Peter Pearson

This column of mine was published in 2004 in the “San Jose Mercury News” about religion and other differences in couples. I wanted to share it with our readers since it addresses a topic that's very important for many couples this time of year: partners of different religious faiths. If this isn't an issue in your relationship, I'd encourage you to consider other areas where you and your spouse have different beliefs and expectations during the holidays: Spending, entertaining, eating and drinking, visiting relatives? Surely there are some areas of difference, and these are opportunities to practice a new level of communication and understanding.

Q:  My husband and I are different religions (Jewish and Episcopalian) and we always have trouble at the holidays deciding what to do. He wants to do the Christmas thing and go to midnight mass, but I don't want to go, although I don't mind the tree and other traditions we have at home. This year one of our teen-age kids wants to go to church and the other doesn't,
which is OK with us, except recently I read it's not good to have the family split over their family traditions. How can we make this work?

A: You may not realize it, but the entire family has the potential for creating an exceptional gift this holiday. It is the gift of communication, understanding, and —acceptance. The tension you experience is about values and spiritual beliefs. If any problem called for a family discussion, this is it.

Your greatest gift will be in the form of how you have the discussion. This may actually be more important than what the conclusions are. Your children are now old enough to engage in a family dialogue with you each want to do, why you want to do it and how important it is.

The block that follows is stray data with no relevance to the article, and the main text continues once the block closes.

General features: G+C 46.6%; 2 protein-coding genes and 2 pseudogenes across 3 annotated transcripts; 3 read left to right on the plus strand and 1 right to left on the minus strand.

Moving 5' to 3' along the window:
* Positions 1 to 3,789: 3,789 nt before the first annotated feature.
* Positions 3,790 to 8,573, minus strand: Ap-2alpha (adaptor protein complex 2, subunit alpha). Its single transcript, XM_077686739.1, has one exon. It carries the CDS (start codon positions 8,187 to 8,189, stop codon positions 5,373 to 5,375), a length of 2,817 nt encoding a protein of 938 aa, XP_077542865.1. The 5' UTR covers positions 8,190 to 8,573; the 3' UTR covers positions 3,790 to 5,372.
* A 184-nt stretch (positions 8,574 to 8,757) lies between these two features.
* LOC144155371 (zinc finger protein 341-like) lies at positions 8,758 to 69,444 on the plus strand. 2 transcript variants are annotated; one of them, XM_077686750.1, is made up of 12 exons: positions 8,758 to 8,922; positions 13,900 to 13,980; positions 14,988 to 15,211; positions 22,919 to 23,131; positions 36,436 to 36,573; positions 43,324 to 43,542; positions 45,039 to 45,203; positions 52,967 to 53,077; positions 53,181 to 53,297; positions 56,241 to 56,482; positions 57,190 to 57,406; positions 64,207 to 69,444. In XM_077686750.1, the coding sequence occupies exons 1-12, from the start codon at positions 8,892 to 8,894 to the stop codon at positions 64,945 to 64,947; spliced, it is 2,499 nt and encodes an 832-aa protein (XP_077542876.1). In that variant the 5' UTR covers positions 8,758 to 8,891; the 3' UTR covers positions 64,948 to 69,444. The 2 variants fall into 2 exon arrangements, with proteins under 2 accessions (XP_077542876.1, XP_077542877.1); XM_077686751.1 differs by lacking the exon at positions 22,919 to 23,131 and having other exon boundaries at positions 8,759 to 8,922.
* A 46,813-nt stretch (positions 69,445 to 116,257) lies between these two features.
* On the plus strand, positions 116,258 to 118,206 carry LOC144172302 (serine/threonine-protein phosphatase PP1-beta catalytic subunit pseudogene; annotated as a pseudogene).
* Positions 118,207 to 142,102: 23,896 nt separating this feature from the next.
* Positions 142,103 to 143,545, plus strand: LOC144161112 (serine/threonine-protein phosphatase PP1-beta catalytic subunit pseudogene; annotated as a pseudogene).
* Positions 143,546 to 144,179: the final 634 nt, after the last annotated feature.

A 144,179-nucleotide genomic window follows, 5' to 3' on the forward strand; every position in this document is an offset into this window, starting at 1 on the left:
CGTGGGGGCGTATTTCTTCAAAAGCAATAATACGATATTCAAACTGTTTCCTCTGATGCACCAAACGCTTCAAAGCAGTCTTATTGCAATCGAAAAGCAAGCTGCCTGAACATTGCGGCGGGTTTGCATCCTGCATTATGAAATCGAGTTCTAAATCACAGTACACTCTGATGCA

Everyone's mission during the discussion is to be 1) curious, 2) open-minded, and 3) non-defensive. That's not easy, so you might want to write down those three words to keep in front of you as a reminder. If all of you stay curious, open minded, and non-defensive during the discussion(s) you have the possibility of creating a solution that can work for everyone. Here's what you do after everyone believes they have fully expressed their values and concerns and it's time to make some decisions.

Make your suggestion in this format. “What I suggest is — and this suggestion works for me because — and it could (not should) work for others because —.” By including “why the suggestion works for me” this formula keeps each person from caving in too quickly to keep the peace. By including why “it could work for others,” the formula ensures that others' needs are also considered. Be sure to focus on why it could work for them. It's a big mistake to tell someone else why it should work for them.

This approach is harder than “laying down the law” and telling everyone what to do. The upside is developing a more thoughtful method to clarifying your own beliefs while understanding each other's.

The principle about “not having the family split over family traditions” sounds good in theory but doesn't take into account differences of values and how to discuss them. You have a chance to create an important family tradition this holiday-the tradition of great communication on sensitive topics. It's a tradition that can be called upon in other situations and grows more valuable each passing year.

You sound like you have started the groundwork for these kinds of discussions. I am encouraging you to develop them even more.

Happy holidays and good luck.

Until next time,
Peter Pearson

About 

Peter Pearson, Ph.D., Relationship & Teamwork Expert for Entrepreneur Couples

Pete has been training and coaching couples to become a strong team since 1984 when he co-founded The Couples Institute with his psychologist wife, Ellyn Bader.

Their popular book, “Tell Me No Lies,” is about being honest with compassion and growing stronger as a couple.

Pete has been featured on over 50 radio and television programs including “The Today Show,” "Good Morning America,” and "CBS Early Morning News,” and quoted in major publications including “The New York Times,” “Oprah Magazine,” “Redbook,” “Cosmopolitan,” and “Business Insider.”

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